The Late Cretaceous and Miocene evolution of the Alps, related to the collision of the Adriatic with the European plate, is relatively well understood. However, the post-Miocene fault activity in the Northern Calcareous Alps (NCA) is poorly recognized due to the lack of deformed Neogene sediments and glacial erosion of geomorphic indicators. Dr. Jacek Szczygieł, along with a team from Vienna, Prague, and Mainz, has published in the Scientific Reports the results of a paleostress analysis of 172 reactivated faults that offset passages in 28 caves near major faults between Vienna and Salzburg. The results indicate that from the Pliocene onward the NCA were subject to compression toward the N to the NE. 230Th/U dating of the faults indicates that the current state of stress has not changed significantly over the last 0.5 Ma. In contrast to the previously proposed post-Miocene N-S extension in the NCA, the eastward tectonic extrusion resulting from N-S convergence has continued despite a distinct slowdown of plate tectonic velocities in the late Miocene.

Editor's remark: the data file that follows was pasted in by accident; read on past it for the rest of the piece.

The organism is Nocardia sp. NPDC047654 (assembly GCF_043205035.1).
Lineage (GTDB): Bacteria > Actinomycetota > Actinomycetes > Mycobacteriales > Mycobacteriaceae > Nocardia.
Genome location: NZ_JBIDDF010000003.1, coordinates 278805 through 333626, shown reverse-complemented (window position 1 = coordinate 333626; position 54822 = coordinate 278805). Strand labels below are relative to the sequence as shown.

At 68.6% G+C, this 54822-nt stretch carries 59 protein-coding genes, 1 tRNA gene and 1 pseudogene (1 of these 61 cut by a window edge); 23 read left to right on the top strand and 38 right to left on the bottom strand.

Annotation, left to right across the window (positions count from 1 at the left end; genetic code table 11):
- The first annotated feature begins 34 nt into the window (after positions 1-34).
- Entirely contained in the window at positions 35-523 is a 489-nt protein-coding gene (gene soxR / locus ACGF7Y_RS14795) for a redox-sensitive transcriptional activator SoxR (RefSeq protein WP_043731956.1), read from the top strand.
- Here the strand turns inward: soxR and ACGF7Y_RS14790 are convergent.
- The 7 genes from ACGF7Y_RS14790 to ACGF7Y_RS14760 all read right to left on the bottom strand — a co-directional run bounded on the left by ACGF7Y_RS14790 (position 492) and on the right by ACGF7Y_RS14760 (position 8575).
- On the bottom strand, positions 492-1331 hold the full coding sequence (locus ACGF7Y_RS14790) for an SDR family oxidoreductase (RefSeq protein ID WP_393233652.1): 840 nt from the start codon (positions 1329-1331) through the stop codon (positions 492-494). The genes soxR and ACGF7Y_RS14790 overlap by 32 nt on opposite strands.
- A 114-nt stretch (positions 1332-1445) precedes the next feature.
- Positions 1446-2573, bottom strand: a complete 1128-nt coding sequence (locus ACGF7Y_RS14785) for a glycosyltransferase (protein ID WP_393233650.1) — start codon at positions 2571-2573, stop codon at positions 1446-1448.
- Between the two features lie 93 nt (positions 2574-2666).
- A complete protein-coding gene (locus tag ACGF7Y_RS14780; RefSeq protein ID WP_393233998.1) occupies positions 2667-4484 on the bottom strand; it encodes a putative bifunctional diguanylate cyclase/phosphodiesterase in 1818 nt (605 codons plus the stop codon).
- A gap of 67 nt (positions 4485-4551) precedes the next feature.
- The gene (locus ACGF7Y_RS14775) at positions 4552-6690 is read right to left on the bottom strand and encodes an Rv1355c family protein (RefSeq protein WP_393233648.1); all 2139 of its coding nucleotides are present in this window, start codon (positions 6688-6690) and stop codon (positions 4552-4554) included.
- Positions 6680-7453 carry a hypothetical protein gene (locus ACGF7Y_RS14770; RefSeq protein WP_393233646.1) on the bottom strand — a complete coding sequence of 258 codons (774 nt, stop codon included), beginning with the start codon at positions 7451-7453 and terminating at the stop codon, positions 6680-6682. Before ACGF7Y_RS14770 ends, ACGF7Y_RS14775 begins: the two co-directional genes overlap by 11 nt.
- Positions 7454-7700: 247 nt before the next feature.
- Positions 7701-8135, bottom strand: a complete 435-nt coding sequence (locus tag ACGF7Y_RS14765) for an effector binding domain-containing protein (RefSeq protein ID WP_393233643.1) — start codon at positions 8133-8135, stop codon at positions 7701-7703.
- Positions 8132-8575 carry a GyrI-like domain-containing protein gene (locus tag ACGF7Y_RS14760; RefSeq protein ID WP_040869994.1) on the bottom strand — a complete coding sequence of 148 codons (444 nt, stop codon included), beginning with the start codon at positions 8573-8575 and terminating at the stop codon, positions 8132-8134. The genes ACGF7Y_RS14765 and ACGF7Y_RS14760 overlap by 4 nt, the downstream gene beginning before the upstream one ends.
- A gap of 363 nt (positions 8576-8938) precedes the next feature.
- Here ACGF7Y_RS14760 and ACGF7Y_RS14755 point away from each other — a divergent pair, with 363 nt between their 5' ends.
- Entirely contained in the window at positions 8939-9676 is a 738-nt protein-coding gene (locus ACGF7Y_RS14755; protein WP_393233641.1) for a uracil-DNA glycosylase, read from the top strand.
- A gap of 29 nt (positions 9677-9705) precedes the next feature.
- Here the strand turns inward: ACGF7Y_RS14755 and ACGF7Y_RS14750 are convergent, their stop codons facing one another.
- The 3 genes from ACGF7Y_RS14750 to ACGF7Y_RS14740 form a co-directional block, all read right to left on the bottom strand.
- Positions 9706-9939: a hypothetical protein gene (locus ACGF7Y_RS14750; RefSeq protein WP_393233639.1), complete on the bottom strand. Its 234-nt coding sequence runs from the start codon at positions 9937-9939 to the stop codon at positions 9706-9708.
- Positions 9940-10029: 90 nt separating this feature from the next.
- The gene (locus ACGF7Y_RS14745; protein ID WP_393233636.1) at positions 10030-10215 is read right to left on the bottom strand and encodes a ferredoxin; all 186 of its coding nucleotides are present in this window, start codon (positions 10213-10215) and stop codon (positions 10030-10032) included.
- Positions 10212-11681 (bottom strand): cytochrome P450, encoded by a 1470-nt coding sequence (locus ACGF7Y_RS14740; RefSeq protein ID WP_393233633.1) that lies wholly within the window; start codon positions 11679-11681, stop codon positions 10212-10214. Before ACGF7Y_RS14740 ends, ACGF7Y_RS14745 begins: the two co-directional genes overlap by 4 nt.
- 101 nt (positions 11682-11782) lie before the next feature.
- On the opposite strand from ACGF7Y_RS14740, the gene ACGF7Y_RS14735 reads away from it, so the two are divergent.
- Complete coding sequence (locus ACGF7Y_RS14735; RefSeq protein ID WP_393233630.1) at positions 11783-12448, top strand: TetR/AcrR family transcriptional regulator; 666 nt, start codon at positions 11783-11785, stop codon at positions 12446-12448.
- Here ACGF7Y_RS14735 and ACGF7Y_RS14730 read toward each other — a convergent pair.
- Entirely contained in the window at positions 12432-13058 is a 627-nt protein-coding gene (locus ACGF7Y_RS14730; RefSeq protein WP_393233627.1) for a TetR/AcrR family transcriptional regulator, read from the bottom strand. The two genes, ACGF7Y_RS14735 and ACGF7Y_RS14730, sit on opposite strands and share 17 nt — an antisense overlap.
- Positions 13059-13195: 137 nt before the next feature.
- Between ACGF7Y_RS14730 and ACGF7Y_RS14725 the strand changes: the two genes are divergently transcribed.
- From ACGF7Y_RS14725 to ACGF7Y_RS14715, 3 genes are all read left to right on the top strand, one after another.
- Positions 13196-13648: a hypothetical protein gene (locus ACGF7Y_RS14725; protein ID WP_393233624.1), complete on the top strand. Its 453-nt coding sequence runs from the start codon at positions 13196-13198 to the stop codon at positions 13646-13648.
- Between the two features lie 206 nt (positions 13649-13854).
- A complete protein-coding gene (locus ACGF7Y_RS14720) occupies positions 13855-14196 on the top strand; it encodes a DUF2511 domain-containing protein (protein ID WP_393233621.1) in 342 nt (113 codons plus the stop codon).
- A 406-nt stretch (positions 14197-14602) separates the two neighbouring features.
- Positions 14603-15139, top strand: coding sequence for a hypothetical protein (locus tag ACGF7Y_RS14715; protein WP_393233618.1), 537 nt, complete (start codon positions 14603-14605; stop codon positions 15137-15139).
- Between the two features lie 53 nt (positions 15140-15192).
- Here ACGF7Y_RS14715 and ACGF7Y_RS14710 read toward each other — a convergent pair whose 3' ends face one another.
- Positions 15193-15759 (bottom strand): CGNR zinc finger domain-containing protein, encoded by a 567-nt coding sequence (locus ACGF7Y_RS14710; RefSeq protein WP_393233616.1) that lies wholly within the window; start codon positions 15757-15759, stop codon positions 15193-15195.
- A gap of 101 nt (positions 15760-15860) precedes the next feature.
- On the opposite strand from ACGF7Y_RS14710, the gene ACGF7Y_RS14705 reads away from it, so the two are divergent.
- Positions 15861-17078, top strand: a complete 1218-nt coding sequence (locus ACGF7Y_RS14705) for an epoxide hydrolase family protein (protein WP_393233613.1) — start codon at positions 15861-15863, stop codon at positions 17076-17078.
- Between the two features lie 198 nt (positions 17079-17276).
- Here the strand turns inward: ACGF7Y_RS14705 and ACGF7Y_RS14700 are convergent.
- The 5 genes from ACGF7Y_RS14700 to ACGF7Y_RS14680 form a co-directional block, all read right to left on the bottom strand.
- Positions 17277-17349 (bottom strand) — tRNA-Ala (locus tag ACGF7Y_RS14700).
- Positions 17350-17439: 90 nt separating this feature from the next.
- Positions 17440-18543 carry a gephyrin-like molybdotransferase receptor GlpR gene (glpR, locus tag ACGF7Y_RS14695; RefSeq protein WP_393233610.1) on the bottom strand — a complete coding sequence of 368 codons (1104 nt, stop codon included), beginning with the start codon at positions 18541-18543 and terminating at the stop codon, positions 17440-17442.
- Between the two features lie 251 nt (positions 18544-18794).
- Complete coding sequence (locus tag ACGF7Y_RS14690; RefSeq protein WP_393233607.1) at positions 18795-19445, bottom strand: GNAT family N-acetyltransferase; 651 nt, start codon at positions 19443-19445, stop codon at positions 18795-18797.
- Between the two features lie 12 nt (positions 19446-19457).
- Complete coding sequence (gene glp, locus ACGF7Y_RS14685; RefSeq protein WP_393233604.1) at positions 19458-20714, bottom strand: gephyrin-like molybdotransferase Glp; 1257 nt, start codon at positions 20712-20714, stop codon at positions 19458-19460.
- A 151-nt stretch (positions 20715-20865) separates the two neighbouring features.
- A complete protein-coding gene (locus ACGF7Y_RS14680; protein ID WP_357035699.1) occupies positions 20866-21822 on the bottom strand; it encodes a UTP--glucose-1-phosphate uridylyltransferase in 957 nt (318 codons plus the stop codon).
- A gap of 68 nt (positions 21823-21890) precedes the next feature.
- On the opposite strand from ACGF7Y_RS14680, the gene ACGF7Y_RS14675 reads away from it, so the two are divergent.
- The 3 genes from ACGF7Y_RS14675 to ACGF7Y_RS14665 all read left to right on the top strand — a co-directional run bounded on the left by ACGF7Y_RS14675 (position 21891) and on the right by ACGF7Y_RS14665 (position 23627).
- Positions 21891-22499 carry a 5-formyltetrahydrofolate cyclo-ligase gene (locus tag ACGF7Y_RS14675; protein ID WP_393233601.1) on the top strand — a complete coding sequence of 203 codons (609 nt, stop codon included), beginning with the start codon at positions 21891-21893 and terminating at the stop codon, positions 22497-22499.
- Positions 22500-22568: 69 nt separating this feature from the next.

The paper is the effect of Dr. Jacek Szczygiełs one-year stay at the University of Vienna under a Bekker Fellowship awarded by NAWA
Szczygieł, J., Baroň, I., Melichar, R., Plan, L., Mitrović-Woodell, I., Kaminsky, E., Scholz, D., Grasemann, B., 2022. Post‑Miocene tectonics of the Northern Calcareous Alps. Sci. Rep. 17730. https://doi.org/10.1038/s41598-022-22737-5